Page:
Z2K campaigner Jen Durant said: “We strongly campaigned against Hackney Council’s plans to cut council tax support for people on the lowest incomes.
“While we understand the financial pressure local authorities are under, we see no reason why the council is choosing to push the burden of government cuts onto its poorest residents.
“We have long argued for a return to 100 per cent council tax benefit, and we very much hope Hackney will follow the lead of boroughs such as Tower Hamlets and Camden in reinstating full support.”
The cut to council tax support for roughly 27,000 working age claimants was made in response to a predicted £500,000 rise in the cost of the CTRS,  and against a backdrop of a fall in financial support from central government.
The council initially planned a 5 per cent cut – meaning those affected would have to pay 20 per cent of their bill – but the idea attracted sharp criticism from local political parties.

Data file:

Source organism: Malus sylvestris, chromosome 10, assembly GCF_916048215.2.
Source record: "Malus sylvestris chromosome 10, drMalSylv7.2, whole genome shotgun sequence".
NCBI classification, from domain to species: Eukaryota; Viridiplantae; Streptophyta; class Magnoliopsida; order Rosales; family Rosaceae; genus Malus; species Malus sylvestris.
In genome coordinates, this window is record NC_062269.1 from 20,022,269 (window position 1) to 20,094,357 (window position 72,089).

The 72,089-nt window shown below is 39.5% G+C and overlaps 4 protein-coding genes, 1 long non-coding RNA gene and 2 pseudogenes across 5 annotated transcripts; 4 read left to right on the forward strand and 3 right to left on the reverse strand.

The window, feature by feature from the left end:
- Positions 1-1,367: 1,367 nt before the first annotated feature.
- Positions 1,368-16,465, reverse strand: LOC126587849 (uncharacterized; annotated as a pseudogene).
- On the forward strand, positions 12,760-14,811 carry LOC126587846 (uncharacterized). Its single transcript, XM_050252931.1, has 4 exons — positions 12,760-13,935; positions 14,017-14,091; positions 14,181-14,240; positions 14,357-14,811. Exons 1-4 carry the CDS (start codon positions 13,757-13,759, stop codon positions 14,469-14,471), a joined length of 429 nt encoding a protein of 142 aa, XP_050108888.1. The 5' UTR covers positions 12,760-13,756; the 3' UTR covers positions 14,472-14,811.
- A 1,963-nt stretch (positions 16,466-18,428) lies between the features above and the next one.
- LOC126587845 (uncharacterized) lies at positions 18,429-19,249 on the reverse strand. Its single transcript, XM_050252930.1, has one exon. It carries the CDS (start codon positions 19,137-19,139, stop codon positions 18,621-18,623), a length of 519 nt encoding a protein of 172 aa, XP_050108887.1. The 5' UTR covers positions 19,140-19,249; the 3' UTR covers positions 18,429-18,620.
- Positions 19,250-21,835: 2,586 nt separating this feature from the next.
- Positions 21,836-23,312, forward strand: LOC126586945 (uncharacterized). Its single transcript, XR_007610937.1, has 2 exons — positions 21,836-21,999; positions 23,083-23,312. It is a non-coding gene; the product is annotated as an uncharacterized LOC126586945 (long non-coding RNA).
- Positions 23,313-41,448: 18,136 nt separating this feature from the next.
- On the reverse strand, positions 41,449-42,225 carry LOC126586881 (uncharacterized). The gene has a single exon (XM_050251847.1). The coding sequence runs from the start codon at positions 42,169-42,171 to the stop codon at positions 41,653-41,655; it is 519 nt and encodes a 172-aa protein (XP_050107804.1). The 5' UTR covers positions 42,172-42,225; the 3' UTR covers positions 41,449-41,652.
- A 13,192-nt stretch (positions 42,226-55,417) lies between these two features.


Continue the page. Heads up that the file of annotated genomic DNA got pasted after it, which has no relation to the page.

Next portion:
The Town Hall then settled on 17 per cent, effectively a 2 per cent cut, after a fraught consultation process during which a Z2K petition labelled the original plan “absurd”.
Modelling undertaken by consultancy firm Policy in Practice (PiP) predicted that the current 17 per cent rate would leave vulnerable households “more impacted than non-vulnerable households”.
Both Hackney’s Liberal Democrats and Greens have signed up to the No Poll Tax 2 campaign, which is pushing for the council to imitate other boroughs such as Tower Hamlets and Camden in offering 100 per cent council tax relief through the scheme.